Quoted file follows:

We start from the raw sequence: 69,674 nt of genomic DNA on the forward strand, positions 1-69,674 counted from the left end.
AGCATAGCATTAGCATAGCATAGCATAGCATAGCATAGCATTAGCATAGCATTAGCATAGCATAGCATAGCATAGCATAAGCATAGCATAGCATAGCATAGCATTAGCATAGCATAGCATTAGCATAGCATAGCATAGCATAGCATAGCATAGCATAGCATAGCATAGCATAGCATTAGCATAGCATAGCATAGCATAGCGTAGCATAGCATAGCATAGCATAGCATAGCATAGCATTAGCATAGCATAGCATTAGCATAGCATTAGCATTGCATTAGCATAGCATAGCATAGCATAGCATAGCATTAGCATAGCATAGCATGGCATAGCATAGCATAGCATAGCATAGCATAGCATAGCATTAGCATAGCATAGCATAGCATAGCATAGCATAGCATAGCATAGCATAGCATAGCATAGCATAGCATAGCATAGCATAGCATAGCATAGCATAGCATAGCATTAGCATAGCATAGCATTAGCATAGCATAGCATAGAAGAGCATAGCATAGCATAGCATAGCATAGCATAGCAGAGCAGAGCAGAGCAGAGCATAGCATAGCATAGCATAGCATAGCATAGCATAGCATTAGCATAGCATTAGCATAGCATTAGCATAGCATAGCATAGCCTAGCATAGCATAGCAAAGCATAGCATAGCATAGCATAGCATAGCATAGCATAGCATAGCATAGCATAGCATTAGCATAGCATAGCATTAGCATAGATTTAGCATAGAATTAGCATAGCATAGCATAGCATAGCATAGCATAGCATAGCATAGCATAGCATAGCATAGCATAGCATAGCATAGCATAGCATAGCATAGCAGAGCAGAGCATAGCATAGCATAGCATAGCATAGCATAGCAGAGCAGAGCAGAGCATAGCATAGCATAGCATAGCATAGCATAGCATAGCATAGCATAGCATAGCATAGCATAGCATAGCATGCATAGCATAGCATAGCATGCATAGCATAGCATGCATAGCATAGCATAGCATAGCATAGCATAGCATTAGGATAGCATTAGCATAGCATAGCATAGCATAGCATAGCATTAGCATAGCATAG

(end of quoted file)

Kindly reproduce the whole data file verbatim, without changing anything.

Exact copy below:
We start from the raw sequence: 69,674 nt of genomic DNA on the forward strand, positions 1-69,674 counted from the left end.
AGCATAGCATTAGCATAGCATAGCATAGCATAGCATAGCATTAGCATAGCATTAGCATAGCATAGCATAGCATAGCATAAGCATAGCATAGCATAGCATAGCATTAGCATAGCATAGCATTAGCATAGCATAGCATAGCATAGCATAGCATAGCATAGCATAGCATAGCATAGCATTAGCATAGCATAGCATAGCATAGCGTAGCATAGCATAGCATAGCATAGCATAGCATAGCATTAGCATAGCATAGCATTAGCATAGCATTAGCATTGCATTAGCATAGCATAGCATAGCATAGCATAGCATTAGCATAGCATAGCATGGCATAGCATAGCATAGCATAGCATAGCATAGCATAGCATTAGCATAGCATAGCATAGCATAGCATAGCATAGCATAGCATAGCATAGCATAGCATAGCATAGCATAGCATAGCATAGCATAGCATAGCATAGCATAGCATTAGCATAGCATAGCATTAGCATAGCATAGCATAGAAGAGCATAGCATAGCATAGCATAGCATAGCATAGCAGAGCAGAGCAGAGCAGAGCATAGCATAGCATAGCATAGCATAGCATAGCATAGCATTAGCATAGCATTAGCATAGCATTAGCATAGCATAGCATAGCCTAGCATAGCATAGCAAAGCATAGCATAGCATAGCATAGCATAGCATAGCATAGCATAGCATAGCATAGCATTAGCATAGCATAGCATTAGCATAGATTTAGCATAGAATTAGCATAGCATAGCATAGCATAGCATAGCATAGCATAGCATAGCATAGCATAGCATAGCATAGCATAGCATAGCATAGCATAGCATAGCAGAGCAGAGCATAGCATAGCATAGCATAGCATAGCATAGCAGAGCAGAGCAGAGCATAGCATAGCATAGCATAGCATAGCATAGCATAGCATAGCATAGCATAGCATAGCATAGCATAGCATGCATAGCATAGCATAGCATGCATAGCATAGCATGCATAGCATAGCATAGCATAGCATAGCATAGCATTAGGATAGCATTAGCATAGCATAGCATAGCATAGCATAGCATTAGCATAGCATAG